03/08/2007 12:00AM

Dramatic rise in bacterial equine disease

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LEXINGTON, Ky. - The Lexington Disease Diagnostic Center has noted a significant increase in cases of the bacterial disease equine leptospirosis in central Kentucky this spring, mostly in mares that have lost their foals as a result of the infection.

Through March 7, the diagnostic center has confirmed 40 cases of equine leptospirosis, up from two cases by the same point last year. Scientists at the facility theorize that the increase could be related to a higher amount of rainfall in the area, according to a release the center issued Wednesday. Central Kentucky received 14 inches more rainfall in 2006 than it did in 2005, a fact that could now be affecting the 2007 foaling season.

Researchers from the diagnostic center and the Gluck Equine Research Center are teaming up to conduct an epidemiological study of the cases.

There is no equine vaccine for leptospirosis, which can cause late-term abortions in broodmares as well as fever, loss of appetite, eye cloudiness and squinting, and jaundice. Adult horses with the disease can die of liver or kidney failure. Horses generally pick up the infection through contact with the blood, urine, or tissues of other infected animals or by eating hay or feed contaminated by infected urine.

Rain, said Dr. Craig Carter, an epidemiologist at the diagnostic center, provides a better environment for the bacteria.

"Historically, the disease has been associated with increased rainfall because the bacteria survives better in nature in wet conditions," Carter said.

The disease can be transmitted from infected animals to people. Carter said that horsemen who suspect that an animal has leptospirosis should take standard hygiene precautions such as washing their hands after contact with that animal. In handling an aborted fetus, Carter also recommended that horsemen wear gloves and avoid splattering any material or fluids from the fetus.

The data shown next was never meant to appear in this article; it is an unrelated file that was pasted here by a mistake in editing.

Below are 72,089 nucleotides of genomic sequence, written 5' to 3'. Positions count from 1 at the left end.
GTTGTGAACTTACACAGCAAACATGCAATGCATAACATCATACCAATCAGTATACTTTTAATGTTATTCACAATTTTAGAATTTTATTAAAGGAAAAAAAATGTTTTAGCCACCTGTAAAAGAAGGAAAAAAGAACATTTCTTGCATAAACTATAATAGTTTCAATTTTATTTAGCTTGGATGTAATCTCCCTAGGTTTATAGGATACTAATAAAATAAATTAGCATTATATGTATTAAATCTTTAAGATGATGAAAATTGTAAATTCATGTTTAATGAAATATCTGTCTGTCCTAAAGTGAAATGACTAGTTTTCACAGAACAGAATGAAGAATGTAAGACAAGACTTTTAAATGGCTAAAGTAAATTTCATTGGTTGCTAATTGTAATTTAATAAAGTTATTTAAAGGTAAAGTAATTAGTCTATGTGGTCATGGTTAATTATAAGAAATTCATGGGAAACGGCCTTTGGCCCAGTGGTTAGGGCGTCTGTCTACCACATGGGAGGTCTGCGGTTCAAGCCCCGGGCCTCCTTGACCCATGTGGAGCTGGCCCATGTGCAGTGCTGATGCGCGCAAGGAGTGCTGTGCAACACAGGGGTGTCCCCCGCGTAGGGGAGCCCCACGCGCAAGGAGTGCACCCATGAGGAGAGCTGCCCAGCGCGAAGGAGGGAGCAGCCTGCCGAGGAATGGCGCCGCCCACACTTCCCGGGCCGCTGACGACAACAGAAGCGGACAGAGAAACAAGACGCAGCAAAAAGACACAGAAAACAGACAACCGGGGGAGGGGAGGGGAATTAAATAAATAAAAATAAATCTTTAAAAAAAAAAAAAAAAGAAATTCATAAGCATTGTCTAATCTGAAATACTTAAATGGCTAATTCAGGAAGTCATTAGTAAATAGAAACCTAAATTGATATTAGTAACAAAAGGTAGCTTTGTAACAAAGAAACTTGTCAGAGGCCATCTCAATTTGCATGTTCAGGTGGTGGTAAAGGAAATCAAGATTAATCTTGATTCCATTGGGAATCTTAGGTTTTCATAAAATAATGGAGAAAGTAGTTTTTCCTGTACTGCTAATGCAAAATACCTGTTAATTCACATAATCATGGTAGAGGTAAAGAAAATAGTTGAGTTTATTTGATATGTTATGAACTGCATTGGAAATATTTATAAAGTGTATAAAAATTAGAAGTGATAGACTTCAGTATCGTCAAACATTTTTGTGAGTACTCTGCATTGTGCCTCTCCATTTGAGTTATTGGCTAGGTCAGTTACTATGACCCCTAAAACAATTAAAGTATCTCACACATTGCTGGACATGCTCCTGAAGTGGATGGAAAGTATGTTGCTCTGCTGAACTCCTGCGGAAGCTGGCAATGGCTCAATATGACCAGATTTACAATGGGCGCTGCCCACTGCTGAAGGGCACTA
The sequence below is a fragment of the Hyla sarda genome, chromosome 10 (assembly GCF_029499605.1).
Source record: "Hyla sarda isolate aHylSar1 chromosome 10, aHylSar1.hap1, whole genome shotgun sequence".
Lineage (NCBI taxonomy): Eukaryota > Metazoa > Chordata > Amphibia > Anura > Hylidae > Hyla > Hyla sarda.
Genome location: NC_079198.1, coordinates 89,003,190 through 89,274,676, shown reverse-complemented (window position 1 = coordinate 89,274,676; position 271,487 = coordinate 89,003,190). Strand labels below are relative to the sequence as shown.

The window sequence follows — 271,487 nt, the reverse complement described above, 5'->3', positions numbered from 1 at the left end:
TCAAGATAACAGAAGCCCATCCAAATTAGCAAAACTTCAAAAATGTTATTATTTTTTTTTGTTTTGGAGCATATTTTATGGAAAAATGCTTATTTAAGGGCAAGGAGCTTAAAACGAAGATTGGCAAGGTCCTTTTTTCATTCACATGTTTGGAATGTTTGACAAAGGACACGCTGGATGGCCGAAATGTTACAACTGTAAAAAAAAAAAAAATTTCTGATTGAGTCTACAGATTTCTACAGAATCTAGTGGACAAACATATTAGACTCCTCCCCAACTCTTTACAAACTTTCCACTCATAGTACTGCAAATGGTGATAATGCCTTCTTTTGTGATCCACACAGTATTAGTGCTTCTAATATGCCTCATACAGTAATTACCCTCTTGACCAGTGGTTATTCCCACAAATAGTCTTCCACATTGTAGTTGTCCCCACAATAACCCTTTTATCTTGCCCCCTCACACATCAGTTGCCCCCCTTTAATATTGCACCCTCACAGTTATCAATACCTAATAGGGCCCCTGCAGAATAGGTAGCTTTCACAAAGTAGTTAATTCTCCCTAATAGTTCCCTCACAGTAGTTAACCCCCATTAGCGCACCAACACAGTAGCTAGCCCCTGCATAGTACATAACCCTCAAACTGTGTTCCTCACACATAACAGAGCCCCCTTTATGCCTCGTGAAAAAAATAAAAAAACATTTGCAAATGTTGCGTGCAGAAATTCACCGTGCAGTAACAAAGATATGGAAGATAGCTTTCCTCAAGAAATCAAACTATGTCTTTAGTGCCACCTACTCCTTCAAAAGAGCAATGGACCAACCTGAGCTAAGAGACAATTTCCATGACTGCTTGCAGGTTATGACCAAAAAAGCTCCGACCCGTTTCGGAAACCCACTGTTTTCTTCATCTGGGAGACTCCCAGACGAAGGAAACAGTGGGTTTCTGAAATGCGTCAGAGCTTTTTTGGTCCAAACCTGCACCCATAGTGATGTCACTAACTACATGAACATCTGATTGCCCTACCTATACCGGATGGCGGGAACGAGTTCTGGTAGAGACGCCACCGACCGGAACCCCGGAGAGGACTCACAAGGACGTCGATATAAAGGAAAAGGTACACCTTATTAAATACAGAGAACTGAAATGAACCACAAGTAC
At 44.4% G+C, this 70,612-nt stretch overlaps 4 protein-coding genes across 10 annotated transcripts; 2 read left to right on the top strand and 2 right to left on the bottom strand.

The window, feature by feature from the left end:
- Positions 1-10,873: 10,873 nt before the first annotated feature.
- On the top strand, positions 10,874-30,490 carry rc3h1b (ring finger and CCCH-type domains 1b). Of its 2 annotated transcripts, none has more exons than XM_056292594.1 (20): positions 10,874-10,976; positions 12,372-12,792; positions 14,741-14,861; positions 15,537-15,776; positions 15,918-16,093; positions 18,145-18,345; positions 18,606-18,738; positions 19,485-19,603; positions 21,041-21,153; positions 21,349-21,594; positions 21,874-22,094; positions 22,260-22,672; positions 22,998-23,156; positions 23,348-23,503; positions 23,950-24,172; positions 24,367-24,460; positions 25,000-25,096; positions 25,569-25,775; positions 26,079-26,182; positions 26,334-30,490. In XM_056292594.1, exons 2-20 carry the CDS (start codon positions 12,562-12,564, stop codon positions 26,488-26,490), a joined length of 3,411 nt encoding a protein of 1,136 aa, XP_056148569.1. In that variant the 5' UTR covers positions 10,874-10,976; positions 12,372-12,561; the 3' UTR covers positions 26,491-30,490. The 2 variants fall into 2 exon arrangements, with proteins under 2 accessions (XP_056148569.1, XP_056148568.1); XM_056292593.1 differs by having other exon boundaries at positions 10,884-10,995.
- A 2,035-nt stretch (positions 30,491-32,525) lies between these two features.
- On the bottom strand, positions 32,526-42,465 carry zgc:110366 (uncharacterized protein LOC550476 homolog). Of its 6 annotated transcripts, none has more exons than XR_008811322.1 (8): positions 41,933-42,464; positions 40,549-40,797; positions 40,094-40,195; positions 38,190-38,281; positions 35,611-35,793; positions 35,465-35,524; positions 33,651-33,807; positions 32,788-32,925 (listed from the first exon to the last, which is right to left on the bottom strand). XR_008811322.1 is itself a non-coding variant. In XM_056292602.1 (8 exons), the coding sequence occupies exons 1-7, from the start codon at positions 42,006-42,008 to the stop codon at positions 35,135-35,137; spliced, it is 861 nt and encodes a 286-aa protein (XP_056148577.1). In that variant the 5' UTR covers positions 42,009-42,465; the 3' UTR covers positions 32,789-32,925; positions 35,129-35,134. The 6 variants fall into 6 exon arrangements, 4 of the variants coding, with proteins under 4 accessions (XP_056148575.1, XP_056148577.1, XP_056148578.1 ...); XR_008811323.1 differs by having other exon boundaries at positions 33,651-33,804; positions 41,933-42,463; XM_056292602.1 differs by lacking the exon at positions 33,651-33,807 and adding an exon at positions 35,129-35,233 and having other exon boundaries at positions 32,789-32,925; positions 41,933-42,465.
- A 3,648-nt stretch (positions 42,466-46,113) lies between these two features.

"If you have any doubts or questions, contact your veterinarian," he said.

Real Quiet looking good

Champion Real Quiet, the Kentucky Derby and Preakness winner of 1998, could be released from the University of Pennsylvania's New Bolton Center as early as Friday, his syndicate manager said.

A 12-year-old Quiet American stallion, Real Quiet has been at the equine hospital since Feb. 19. He underwent treatment for abscesses in both hind feet.

"He's doing great," syndicate manager Mike Jester said Thursday. "I was up there Tuesday, and he's back to his old self. They've drained the abscesses, and he's looking good, and I think they're going to release him tomorrow."

Real Quiet stands at Dr. William Solomon's Pin Oak Lane in New Freedom, Pa., for a 2007 fee of $5,000.

Jackson, Sanan merge groups

Thoroughbred owners Jess Jackson and Satish Sanan have combined the groups each founded to promote bloodstock sale reforms, they announced Thursday.

Sanan's Alliance for Industry Reform, launched in 2004, will merge into Jackson's Horse Owners' Protective Association in a move that their founders hope will "more effectively further their common agendas for improving the integrity of the horse industry and transparency in equine transactions," according to the announcement. "The entities will continue to operate and work towards substantial and lasting improvements to the horse industry under HOPA's name."

Sanan founded the Alliance for Industry Reform as part of an effort to encourage the bloodstock industry to adopt a code of ethics. Under the auspices of the Thoroughbred Owners and Breeders Association, the industry did develop a code, albeit one that does not specify penalties for any infractions.

Jackson founded Horse Owners' Protective Association in 2005.

More horses for Texas sale

The catalog for Fasig-Tipton's April 3 Texas 2-year-old sale lists 355 horses this year, up 13 percent from last season. Auction house officials credit the growth in Louisiana's breeding industry as well as new consignments from Louisiana, Oklahoma, and New Mexico for the larger catalog. The auction will take place on April 1 at Lone Star Park in Grand Prairie, Tex., at 10 a.m. The under-tack show will be on April 1 at 10 a.m

* The Jockey Club's Online Fact Book is now available at www.jockeyclub.com. The book provides statistical information on the racing industry. The current edition covers 2006 highlights, including record auction prices, a 3.3 percent increase in purses nationwide, and a 1.5 percent gain in national Thoroughbred handle. The printed version will be published in May.